WASHINGTON, September 10 -


Madam Speaker, the drums of war are being beaten by the President who, ironically, won the Nobel Peace Prize. The “Peace President” wants to fire missiles into Syria because tyrant Assad is violating the rules of war by allegedly using chemical weapons. The President’s goal is not to remove Assad, not to destroy the chemical weapons, but to send Assad a message.

To be clear, there is no imminent national security threat or interest for the United States by us starting this war. And make no mistake, shooting rockets into another country is an act of war.

War has consequences. What if the outlaw Assad chooses then to use chemical weapons again or chooses to shoot back? He could retaliate against the United States, one of our embassies, the Navy that fired rockets, or other U.S. military installations, or even specific troops, or retaliate against his neighbor, Turkey, or Israel, using our aggression as an excuse. In any of these situations, this limited war escalates with more U.S. response, intervention, and involvement.

Now, who are the players in this war that is taking place already? On one side you have Syria, tyrant Assad, with the aid of Russia, with the aid of Iran that news reports says has 10,000 Iranian troops in Syria, and Hezbollah. Hezbollah, as you remember, Madam Speaker, is a terrorist group.

Then, on the other side, you have the Free Syrian Army. You have patriots. You have mercenaries, paid soldiers from other countries. You have criminals that have come in to just pillage the land and use this as an opportunity. You also have al Nusra, an al Qaeda affiliate. You also have al Qaeda from Iraq. Now, last time I recall, the United States is already at work with al Qaeda. They are the enemy of the United States.

And it looks like now you’ve got the terrorist group Hezbollah on one side and the terrorist group al Qaeda on the other side. And we want to get involved in this civil religious war to send a message not to use chemical weapons?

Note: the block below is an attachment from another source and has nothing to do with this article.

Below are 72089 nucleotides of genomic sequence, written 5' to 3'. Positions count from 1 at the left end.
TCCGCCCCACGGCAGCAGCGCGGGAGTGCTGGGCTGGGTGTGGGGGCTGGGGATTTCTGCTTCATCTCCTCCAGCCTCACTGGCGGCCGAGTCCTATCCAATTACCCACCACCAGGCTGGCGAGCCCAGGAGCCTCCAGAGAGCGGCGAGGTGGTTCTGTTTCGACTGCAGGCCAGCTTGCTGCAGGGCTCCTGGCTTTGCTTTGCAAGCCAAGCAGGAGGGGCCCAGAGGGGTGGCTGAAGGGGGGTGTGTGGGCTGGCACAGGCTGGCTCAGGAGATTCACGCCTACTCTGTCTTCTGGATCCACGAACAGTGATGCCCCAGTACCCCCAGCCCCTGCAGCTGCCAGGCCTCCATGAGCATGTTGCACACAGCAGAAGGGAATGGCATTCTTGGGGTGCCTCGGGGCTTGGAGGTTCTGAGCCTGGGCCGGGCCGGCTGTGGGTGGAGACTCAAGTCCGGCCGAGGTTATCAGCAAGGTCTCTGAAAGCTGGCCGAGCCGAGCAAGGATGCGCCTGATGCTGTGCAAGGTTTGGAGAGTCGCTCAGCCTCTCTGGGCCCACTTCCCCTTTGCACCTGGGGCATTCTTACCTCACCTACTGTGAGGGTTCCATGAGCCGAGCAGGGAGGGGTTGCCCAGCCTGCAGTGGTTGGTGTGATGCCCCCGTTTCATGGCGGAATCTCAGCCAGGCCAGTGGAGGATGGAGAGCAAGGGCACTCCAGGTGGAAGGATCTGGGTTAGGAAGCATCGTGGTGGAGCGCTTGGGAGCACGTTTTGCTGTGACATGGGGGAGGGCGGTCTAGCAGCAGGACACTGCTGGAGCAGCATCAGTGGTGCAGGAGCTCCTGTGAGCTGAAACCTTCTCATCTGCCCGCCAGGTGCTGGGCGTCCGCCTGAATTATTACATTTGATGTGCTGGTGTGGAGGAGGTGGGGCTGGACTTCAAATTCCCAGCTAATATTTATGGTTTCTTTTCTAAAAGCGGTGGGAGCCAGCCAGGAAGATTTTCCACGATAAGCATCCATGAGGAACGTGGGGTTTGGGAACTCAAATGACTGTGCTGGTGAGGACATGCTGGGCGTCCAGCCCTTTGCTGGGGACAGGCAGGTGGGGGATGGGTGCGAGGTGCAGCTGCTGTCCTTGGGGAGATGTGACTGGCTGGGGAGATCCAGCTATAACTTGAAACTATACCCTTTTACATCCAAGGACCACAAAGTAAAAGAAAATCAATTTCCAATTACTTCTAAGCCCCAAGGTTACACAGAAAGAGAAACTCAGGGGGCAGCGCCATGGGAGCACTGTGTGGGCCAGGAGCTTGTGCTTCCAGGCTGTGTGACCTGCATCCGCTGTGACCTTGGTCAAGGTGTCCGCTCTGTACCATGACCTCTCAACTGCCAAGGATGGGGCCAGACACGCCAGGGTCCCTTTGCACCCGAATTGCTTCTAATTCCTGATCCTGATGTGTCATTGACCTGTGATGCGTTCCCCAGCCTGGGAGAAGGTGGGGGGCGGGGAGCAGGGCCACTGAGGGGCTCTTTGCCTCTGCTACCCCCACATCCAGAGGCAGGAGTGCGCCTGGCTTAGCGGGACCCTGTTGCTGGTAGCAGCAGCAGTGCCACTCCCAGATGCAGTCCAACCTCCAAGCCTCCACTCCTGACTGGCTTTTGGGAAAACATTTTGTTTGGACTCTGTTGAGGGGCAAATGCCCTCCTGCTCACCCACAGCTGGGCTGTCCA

Of course, you not only just have these players, but you’ve got Turkey, Jordan, Saudi Arabia, and Qatar lined up on the side of the Free Syrian Army. Turkey is a next-door neighbor to Syria. A year ago, a Turkish F-4 built by the United States was flying along the Syrian border, and it was shot down. We don’t know who shot it down.

Meanwhile, the United States already has, alone with its NATO parties, patriot batteries on the Syrian border facing Syria that are in Turkey. The Dutch, the Germans, and the Americans have manned those batteries. Why? To make sure that our NATO ally is protected from incoming rockets. If we escalate this regional conflict in one country, it may escalate to other regions, like Turkey. Then we’ve got real issues because Turkey is a NATO ally. We are obligated to help them if they get into war with Syria.

And then about the terrorists. As I mentioned, they are really on both sides. And we hear from the administration, with all due respect, that the minority of fighters on the rebel side are al Qaeda.  I respectfully disagree with the Secretary of State. What seems to be happening is the Free Syrian Army is going through Syria liberating Syrians, and al Qaeda is in the background, coming in and occupying the territory and imposing strict Islamic sharia law. We can see this play out. If the rebels eventually are successful, then we may have a second civil war between the Free Syrian Army and al Qaeda.

All of that may be down the road. And why would the United States want to get involved in this situation?

So today, Madam Speaker, I have filed a resolution stating that no U.S. funds will be used for this war with Syria. This religious civil war is not our war. So no money for the “Peace President’s” war. And if he starts a war with Syria, I suggest the President return the Nobel Peace Prize. If he really wants to send a message, he should follow Samuel Goldwyn’s advice: “try Western Union.”

And that’s just the way it is.